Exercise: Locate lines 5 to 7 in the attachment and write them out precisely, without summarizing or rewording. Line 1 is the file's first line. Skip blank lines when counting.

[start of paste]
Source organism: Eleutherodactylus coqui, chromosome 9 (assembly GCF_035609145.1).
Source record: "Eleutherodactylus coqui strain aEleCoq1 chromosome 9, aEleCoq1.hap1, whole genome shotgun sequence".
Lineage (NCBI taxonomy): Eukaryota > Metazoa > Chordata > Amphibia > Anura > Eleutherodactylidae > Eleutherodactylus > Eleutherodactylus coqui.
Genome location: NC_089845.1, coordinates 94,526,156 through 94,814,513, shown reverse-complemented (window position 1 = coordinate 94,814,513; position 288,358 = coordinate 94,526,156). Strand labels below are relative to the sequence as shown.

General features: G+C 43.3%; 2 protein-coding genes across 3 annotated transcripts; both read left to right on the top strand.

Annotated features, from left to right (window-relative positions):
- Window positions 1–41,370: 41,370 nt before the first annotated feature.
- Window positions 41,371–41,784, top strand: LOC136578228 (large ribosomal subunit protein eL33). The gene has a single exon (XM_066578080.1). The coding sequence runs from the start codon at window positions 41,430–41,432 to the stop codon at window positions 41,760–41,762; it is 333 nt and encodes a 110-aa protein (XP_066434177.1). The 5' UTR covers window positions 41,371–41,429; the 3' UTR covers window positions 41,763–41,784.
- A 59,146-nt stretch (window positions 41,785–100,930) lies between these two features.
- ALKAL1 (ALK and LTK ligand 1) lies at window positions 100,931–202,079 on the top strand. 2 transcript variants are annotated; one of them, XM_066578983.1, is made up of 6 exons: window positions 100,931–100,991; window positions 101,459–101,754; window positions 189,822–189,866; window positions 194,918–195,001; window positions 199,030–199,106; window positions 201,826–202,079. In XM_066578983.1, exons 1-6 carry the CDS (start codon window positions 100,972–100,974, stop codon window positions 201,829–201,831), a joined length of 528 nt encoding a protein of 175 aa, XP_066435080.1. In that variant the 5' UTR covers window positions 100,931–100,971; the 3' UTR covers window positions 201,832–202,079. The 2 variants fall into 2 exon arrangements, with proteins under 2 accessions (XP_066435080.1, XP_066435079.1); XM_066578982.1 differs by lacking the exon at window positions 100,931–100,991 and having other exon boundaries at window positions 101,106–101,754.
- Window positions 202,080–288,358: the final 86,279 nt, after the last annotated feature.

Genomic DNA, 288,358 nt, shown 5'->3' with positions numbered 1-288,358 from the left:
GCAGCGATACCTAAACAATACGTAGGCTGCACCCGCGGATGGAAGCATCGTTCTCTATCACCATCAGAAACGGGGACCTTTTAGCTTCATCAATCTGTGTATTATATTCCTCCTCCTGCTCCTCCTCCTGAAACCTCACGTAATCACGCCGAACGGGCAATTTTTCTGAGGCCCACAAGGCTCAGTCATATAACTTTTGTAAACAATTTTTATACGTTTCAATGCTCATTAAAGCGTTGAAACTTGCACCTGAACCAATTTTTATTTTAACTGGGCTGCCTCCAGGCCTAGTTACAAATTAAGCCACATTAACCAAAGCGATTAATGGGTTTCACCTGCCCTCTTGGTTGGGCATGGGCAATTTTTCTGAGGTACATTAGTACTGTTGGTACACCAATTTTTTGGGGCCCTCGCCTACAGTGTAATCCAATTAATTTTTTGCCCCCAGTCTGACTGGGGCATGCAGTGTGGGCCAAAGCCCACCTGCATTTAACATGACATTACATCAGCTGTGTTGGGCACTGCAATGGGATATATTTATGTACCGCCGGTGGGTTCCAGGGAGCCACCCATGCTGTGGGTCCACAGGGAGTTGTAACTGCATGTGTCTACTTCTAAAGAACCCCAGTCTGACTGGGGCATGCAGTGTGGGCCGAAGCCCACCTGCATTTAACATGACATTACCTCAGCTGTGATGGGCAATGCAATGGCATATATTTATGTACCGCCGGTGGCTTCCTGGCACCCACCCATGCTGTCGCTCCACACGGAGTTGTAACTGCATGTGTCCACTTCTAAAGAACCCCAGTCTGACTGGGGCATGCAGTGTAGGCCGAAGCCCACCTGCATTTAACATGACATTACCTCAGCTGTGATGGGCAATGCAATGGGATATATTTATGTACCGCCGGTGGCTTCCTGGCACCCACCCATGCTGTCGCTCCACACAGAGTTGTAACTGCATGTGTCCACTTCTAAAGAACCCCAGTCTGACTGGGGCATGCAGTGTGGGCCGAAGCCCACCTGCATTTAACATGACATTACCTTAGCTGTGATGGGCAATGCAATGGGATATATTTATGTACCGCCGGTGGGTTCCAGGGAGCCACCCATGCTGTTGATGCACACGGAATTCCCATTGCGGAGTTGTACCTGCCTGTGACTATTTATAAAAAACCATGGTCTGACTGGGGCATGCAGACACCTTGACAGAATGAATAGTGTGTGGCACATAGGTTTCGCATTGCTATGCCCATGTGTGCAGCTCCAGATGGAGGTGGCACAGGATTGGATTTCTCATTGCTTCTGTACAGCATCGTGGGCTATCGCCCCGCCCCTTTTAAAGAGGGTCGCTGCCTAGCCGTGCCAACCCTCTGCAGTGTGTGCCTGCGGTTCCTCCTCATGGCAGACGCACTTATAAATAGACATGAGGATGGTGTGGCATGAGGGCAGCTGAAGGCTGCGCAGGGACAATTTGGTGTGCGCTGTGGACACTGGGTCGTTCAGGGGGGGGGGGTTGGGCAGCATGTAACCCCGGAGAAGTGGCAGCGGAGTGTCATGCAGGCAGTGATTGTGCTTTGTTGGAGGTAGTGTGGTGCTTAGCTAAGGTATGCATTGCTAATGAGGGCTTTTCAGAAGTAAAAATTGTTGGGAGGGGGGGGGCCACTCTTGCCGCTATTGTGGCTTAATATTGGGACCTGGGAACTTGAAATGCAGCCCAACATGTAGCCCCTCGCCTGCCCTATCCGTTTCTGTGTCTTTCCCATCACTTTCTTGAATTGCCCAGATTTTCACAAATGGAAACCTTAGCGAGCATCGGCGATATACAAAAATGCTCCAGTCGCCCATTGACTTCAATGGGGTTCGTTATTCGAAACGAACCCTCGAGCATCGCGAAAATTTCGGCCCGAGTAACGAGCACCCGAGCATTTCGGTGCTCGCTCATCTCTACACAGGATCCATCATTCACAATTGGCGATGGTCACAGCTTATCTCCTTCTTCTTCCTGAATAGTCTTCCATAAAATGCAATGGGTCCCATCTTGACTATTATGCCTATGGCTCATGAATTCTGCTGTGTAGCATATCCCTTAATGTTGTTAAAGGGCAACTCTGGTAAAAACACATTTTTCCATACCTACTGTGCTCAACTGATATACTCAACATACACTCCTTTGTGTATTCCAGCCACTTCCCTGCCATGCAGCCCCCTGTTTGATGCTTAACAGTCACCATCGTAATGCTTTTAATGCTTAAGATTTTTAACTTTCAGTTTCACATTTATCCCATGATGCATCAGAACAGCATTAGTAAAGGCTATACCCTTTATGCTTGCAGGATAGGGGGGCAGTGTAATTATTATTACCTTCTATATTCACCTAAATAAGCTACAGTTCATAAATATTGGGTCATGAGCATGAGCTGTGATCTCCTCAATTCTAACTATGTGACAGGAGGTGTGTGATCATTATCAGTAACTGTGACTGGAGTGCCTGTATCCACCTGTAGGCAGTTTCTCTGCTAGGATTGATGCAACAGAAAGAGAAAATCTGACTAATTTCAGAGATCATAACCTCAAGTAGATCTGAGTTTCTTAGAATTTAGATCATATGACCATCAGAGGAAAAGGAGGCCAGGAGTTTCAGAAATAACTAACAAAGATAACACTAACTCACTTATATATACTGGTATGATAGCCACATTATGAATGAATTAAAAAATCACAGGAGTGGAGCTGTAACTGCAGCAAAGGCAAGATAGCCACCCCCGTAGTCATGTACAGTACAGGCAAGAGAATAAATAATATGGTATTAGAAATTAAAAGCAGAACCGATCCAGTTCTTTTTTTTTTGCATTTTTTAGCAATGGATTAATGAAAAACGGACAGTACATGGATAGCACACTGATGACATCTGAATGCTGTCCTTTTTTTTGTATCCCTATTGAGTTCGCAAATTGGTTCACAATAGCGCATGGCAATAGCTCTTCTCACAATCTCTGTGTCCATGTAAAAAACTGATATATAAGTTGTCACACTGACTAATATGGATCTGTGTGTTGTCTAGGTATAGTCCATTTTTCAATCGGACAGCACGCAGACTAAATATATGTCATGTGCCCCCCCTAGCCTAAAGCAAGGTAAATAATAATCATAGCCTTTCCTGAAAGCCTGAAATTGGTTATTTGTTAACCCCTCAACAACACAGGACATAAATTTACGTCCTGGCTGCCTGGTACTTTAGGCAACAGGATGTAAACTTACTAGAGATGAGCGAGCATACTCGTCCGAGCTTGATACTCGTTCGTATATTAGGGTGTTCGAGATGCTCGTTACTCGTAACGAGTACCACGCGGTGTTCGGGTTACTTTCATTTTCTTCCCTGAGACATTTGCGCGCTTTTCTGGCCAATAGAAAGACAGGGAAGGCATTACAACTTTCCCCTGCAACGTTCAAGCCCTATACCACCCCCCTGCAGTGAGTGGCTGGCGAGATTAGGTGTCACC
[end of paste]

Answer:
General features: G+C 43.3%; 2 protein-coding genes across 3 annotated transcripts; both read left to right on the top strand.

Annotated features, from left to right (window-relative positions):
- Window positions 1–41,370: 41,370 nt before the first annotated feature.